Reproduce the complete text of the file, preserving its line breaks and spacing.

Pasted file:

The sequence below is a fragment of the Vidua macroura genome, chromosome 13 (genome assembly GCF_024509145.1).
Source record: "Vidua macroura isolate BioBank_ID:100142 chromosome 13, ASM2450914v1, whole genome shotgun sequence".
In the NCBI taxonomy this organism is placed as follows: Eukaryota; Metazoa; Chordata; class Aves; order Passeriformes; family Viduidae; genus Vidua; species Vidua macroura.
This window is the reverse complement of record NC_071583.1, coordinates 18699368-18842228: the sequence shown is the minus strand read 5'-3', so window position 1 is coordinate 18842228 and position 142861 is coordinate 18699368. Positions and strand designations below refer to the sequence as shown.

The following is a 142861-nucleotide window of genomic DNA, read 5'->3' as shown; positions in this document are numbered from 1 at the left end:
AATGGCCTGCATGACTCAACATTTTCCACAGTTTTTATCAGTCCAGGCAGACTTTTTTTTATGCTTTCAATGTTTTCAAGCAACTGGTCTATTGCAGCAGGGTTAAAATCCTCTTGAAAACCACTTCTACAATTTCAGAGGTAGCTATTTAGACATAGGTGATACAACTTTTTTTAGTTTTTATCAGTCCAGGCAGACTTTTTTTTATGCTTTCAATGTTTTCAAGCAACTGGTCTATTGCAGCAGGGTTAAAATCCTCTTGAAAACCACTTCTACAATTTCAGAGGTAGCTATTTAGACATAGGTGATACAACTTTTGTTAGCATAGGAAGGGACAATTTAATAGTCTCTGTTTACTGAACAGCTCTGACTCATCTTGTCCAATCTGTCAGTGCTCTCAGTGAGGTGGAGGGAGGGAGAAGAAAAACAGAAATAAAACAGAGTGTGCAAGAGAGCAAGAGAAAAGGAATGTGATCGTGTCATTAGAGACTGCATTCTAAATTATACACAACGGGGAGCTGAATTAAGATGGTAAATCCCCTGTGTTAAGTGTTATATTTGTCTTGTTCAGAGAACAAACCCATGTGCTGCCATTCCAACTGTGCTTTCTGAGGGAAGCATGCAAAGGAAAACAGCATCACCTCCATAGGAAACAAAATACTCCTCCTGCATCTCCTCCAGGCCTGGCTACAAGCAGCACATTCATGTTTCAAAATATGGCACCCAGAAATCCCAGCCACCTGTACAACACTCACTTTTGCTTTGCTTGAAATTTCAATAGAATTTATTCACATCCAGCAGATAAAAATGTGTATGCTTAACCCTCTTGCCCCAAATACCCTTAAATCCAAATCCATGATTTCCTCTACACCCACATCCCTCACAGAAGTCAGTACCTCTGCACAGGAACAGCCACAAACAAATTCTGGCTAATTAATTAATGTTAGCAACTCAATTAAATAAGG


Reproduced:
The sequence below is a fragment of the Vidua macroura genome, chromosome 13 (genome assembly GCF_024509145.1).
Source record: "Vidua macroura isolate BioBank_ID:100142 chromosome 13, ASM2450914v1, whole genome shotgun sequence".
In the NCBI taxonomy this organism is placed as follows: Eukaryota; Metazoa; Chordata; class Aves; order Passeriformes; family Viduidae; genus Vidua; species Vidua macroura.
This window is the reverse complement of record NC_071583.1, coordinates 18699368-18842228: the sequence shown is the minus strand read 5'-3', so window position 1 is coordinate 18842228 and position 142861 is coordinate 18699368. Positions and strand designations below refer to the sequence as shown.

The following is a 142861-nucleotide window of genomic DNA, read 5'->3' as shown; positions in this document are numbered from 1 at the left end:
AATGGCCTGCATGACTCAACATTTTCCACAGTTTTTATCAGTCCAGGCAGACTTTTTTTTATGCTTTCAATGTTTTCAAGCAACTGGTCTATTGCAGCAGGGTTAAAATCCTCTTGAAAACCACTTCTACAATTTCAGAGGTAGCTATTTAGACATAGGTGATACAACTTTTTTTAGTTTTTATCAGTCCAGGCAGACTTTTTTTTATGCTTTCAATGTTTTCAAGCAACTGGTCTATTGCAGCAGGGTTAAAATCCTCTTGAAAACCACTTCTACAATTTCAGAGGTAGCTATTTAGACATAGGTGATACAACTTTTGTTAGCATAGGAAGGGACAATTTAATAGTCTCTGTTTACTGAACAGCTCTGACTCATCTTGTCCAATCTGTCAGTGCTCTCAGTGAGGTGGAGGGAGGGAGAAGAAAAACAGAAATAAAACAGAGTGTGCAAGAGAGCAAGAGAAAAGGAATGTGATCGTGTCATTAGAGACTGCATTCTAAATTATACACAACGGGGAGCTGAATTAAGATGGTAAATCCCCTGTGTTAAGTGTTATATTTGTCTTGTTCAGAGAACAAACCCATGTGCTGCCATTCCAACTGTGCTTTCTGAGGGAAGCATGCAAAGGAAAACAGCATCACCTCCATAGGAAACAAAATACTCCTCCTGCATCTCCTCCAGGCCTGGCTACAAGCAGCACATTCATGTTTCAAAATATGGCACCCAGAAATCCCAGCCACCTGTACAACACTCACTTTTGCTTTGCTTGAAATTTCAATAGAATTTATTCACATCCAGCAGATAAAAATGTGTATGCTTAACCCTCTTGCCCCAAATACCCTTAAATCCAAATCCATGATTTCCTCTACACCCACATCCCTCACAGAAGTCAGTACCTCTGCACAGGAACAGCCACAAACAAATTCTGGCTAATTAATTAATGTTAGCAACTCAATTAAATAAGG